Hunter said FEC Republicans have been unfairly criticized by groups supporting tougher campaign finance restrictions and by the media, who accuse the commissioners of refusing to enforce the law and causing frequent deadlocked votes. She said there have not been as many deadlocks on the six-member commission as the critics allege and that the Republican commissioners are willing to enforce the law in cases in which action is warranted.
Despite its critics, Hunter said, the FEC is “humming along.” She acknowledged however, that there are key differences between FEC Democrats, who favor tougher enforcement of campaign finance laws, and the Republicans, who “take a more libertarian approach.”
Hunter addressed the Facebook matter during the PLI panel discussion in answering a question from Bloomberg BNA. She indicated the FEC would address the matter and other questions about alleged foreign spending to influence U.S. elections through the agency’s normal enforcement process, which occurs behind closed doors and can take months or years to complete.
The nonprofit group Common Cause, a frequent FEC critic that supports strong campaign finance rules, announced Sept. 7 that it is filing enforcement complaints with the FEC and the Justice Department following the reports about the Russia-linked Facebook political ads.
“Americans expect and deserve clean elections and it is long past time for the Republican commissioners on the FEC to give up their ‘see no evil, hear no evil, speak no evil’ posture when it comes to foreign interference in on our elections,” Common Cause President Karen Hobert Flynn said in a statement. “It is time for the FEC to act and to act decisively for the good of the country, instead of for the good of the party.”
Facebook didn’t publicly release the thousands of online messages it says it now believes were paid for by Russians, but the company has said that the “vast majority” of ads involved “didn’t specifically reference the U.S. presidential election, voting or a particular candidate.” The company’s blog post by Alex Stamos, Facebook’s chief security officer, said the ads “appeared to focus on amplifying divisive social and political messages across the ideological spectrum—touching on topics from LGBT matters to race issues to immigration to gun rights.”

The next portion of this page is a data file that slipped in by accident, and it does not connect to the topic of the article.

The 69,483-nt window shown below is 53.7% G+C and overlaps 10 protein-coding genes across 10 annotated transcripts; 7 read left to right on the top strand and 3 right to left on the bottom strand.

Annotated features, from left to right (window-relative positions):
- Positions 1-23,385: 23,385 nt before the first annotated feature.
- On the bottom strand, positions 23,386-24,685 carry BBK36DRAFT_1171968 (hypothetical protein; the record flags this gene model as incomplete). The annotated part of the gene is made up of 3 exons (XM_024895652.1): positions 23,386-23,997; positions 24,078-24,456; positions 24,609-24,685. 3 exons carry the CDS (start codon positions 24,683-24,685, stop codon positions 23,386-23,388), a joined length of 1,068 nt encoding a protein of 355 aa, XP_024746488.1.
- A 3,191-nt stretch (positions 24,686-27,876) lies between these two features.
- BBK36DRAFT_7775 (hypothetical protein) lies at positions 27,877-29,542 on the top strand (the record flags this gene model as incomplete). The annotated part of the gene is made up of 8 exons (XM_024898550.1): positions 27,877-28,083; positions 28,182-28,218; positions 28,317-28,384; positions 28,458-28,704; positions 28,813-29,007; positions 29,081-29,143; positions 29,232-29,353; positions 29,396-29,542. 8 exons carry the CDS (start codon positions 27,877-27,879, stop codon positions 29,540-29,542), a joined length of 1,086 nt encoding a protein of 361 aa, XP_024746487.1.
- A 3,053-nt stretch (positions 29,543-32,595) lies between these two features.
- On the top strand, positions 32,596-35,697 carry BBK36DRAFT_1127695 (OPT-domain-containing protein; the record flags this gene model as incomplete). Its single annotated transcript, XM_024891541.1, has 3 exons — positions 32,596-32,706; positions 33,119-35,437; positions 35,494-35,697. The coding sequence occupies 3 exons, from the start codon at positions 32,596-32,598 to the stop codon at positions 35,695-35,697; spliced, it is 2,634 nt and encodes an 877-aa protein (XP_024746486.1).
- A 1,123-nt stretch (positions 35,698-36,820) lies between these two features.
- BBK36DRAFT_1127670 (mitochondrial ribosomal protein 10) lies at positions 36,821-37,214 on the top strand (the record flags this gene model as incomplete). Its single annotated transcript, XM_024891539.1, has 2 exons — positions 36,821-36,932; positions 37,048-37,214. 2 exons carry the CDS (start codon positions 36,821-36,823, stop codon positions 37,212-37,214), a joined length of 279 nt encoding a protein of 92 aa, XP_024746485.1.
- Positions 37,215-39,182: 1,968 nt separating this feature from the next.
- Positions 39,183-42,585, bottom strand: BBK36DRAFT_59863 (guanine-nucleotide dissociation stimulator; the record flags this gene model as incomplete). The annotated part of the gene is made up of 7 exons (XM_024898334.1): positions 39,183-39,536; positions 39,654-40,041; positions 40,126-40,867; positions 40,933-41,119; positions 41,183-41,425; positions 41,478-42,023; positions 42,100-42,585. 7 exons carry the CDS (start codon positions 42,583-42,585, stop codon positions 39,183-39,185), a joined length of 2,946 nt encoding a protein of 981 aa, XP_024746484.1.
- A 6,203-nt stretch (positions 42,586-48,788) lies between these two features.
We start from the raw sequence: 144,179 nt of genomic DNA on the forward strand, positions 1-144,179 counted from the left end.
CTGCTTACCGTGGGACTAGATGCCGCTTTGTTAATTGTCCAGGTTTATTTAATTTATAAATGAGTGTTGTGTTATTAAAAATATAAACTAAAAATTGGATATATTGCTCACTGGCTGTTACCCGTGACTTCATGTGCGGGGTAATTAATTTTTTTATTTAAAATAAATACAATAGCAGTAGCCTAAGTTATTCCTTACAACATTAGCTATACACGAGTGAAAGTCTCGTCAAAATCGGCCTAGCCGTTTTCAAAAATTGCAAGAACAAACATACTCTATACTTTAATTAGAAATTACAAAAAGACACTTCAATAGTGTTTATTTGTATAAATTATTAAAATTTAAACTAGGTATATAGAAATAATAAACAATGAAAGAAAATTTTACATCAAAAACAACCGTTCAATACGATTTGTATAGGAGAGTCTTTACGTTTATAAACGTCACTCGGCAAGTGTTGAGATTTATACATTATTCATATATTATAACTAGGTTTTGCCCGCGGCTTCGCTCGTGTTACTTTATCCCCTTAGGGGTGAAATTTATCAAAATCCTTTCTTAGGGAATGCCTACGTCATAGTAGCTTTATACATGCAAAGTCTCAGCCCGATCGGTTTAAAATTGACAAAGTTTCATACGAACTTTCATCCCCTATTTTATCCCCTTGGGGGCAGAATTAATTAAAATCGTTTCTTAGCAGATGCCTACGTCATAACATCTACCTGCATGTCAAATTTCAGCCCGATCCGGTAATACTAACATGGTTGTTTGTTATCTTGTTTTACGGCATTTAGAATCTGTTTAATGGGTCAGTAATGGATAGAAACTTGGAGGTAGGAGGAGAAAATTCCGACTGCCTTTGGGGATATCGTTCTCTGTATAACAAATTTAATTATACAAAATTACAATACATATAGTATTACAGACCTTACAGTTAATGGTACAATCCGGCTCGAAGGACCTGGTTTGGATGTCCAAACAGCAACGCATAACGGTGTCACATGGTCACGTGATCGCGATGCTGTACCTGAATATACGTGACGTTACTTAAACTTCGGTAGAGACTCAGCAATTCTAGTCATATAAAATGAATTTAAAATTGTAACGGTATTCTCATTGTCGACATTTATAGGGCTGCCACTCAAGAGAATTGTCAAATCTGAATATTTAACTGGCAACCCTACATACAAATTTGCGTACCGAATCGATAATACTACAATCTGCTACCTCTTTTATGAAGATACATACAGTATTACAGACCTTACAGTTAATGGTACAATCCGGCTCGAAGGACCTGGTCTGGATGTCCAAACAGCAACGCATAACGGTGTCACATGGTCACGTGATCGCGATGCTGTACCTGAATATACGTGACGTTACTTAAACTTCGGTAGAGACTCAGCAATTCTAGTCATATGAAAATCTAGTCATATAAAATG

Stamos’s statement said an internal Facebook review of ads buys found approximately $100,000 in ad spending from June 2015 to May 2017 associated with roughly 3,000 ads. This ad spending was connected to about 470 “inauthentic accounts and [Facebook] Pages in violation of our policies,” Stamos said. “Our analysis suggests these accounts and Pages were affiliated with one another and likely operated out of Russia.” Facebook doesn’t allow inauthentic accounts, and as a result, has shut down those accounts and Facebook Pages identified that were still active.
A broader search for suspect ads found an additional approximately $50,000 in potentially politically related ad spending on roughly 2,200 ads, Stamos’s statement said. These included ads bought from accounts with U.S. addresses but with the language set to Russian, even though they didn’t necessarily violate any policy or law, he said.
To contact the reporter on this story: Kenneth P. Doyle in Washington at firstname.lastname@example.org
To contact the editor responsible for this story: Paul Hendrie at pHendrie@bna.com